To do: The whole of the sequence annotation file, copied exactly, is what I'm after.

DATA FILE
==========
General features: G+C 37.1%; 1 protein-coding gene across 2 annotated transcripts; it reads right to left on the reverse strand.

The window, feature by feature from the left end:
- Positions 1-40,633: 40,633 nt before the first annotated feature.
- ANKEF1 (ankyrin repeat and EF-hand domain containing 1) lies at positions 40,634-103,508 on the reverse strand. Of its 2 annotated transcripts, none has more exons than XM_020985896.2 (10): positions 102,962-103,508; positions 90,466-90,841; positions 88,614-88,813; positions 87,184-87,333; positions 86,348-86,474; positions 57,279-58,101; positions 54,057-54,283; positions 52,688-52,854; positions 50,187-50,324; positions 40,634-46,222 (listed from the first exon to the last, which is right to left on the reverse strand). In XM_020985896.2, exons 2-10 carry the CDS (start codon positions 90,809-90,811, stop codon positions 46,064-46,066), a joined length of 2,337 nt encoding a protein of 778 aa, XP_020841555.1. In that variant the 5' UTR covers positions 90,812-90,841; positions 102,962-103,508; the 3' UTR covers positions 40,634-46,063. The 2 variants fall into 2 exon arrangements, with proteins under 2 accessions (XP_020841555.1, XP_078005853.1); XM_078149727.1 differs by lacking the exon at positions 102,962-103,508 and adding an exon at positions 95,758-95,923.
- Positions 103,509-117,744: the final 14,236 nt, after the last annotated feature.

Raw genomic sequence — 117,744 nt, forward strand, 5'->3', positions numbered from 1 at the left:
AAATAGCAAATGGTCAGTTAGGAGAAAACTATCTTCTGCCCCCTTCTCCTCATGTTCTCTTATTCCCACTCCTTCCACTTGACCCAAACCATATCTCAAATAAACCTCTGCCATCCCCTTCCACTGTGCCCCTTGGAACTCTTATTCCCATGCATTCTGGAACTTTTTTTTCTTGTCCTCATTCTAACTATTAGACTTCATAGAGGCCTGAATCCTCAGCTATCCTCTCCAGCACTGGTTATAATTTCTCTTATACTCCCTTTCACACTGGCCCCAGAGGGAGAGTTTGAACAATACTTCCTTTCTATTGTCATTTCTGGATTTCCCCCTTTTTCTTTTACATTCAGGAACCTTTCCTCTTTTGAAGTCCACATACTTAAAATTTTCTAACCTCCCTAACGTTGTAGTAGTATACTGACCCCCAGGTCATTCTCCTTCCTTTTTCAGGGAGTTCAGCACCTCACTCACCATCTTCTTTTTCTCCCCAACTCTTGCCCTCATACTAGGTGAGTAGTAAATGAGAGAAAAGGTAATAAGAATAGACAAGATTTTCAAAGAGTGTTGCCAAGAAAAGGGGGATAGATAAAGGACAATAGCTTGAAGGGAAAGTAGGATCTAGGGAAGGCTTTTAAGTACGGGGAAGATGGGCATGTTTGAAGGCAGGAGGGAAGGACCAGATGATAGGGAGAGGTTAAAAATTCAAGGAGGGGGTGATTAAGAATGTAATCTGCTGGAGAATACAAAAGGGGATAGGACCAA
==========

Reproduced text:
General features: G+C 37.1%; 1 protein-coding gene across 2 annotated transcripts; it reads right to left on the reverse strand.

The window, feature by feature from the left end:
- Positions 1-40,633: 40,633 nt before the first annotated feature.
- ANKEF1 (ankyrin repeat and EF-hand domain containing 1) lies at positions 40,634-103,508 on the reverse strand. Of its 2 annotated transcripts, none has more exons than XM_020985896.2 (10): positions 102,962-103,508; positions 90,466-90,841; positions 88,614-88,813; positions 87,184-87,333; positions 86,348-86,474; positions 57,279-58,101; positions 54,057-54,283; positions 52,688-52,854; positions 50,187-50,324; positions 40,634-46,222 (listed from the first exon to the last, which is right to left on the reverse strand). In XM_020985896.2, exons 2-10 carry the CDS (start codon positions 90,809-90,811, stop codon positions 46,064-46,066), a joined length of 2,337 nt encoding a protein of 778 aa, XP_020841555.1. In that variant the 5' UTR covers positions 90,812-90,841; positions 102,962-103,508; the 3' UTR covers positions 40,634-46,063. The 2 variants fall into 2 exon arrangements, with proteins under 2 accessions (XP_020841555.1, XP_078005853.1); XM_078149727.1 differs by lacking the exon at positions 102,962-103,508 and adding an exon at positions 95,758-95,923.
- Positions 103,509-117,744: the final 14,236 nt, after the last annotated feature.

Raw genomic sequence — 117,744 nt, forward strand, 5'->3', positions numbered from 1 at the left:
AAATAGCAAATGGTCAGTTAGGAGAAAACTATCTTCTGCCCCCTTCTCCTCATGTTCTCTTATTCCCACTCCTTCCACTTGACCCAAACCATATCTCAAATAAACCTCTGCCATCCCCTTCCACTGTGCCCCTTGGAACTCTTATTCCCATGCATTCTGGAACTTTTTTTTCTTGTCCTCATTCTAACTATTAGACTTCATAGAGGCCTGAATCCTCAGCTATCCTCTCCAGCACTGGTTATAATTTCTCTTATACTCCCTTTCACACTGGCCCCAGAGGGAGAGTTTGAACAATACTTCCTTTCTATTGTCATTTCTGGATTTCCCCCTTTTTCTTTTACATTCAGGAACCTTTCCTCTTTTGAAGTCCACATACTTAAAATTTTCTAACCTCCCTAACGTTGTAGTAGTATACTGACCCCCAGGTCATTCTCCTTCCTTTTTCAGGGAGTTCAGCACCTCACTCACCATCTTCTTTTTCTCCCCAACTCTTGCCCTCATACTAGGTGAGTAGTAAATGAGAGAAAAGGTAATAAGAATAGACAAGATTTTCAAAGAGTGTTGCCAAGAAAAGGGGGATAGATAAAGGACAATAGCTTGAAGGGAAAGTAGGATCTAGGGAAGGCTTTTAAGTACGGGGAAGATGGGCATGTTTGAAGGCAGGAGGGAAGGACCAGATGATAGGGAGAGGTTAAAAATTCAAGGAGGGGGTGATTAAGAATGTAATCTGCTGGAGAATACAAAAGGGGATAGGACCAA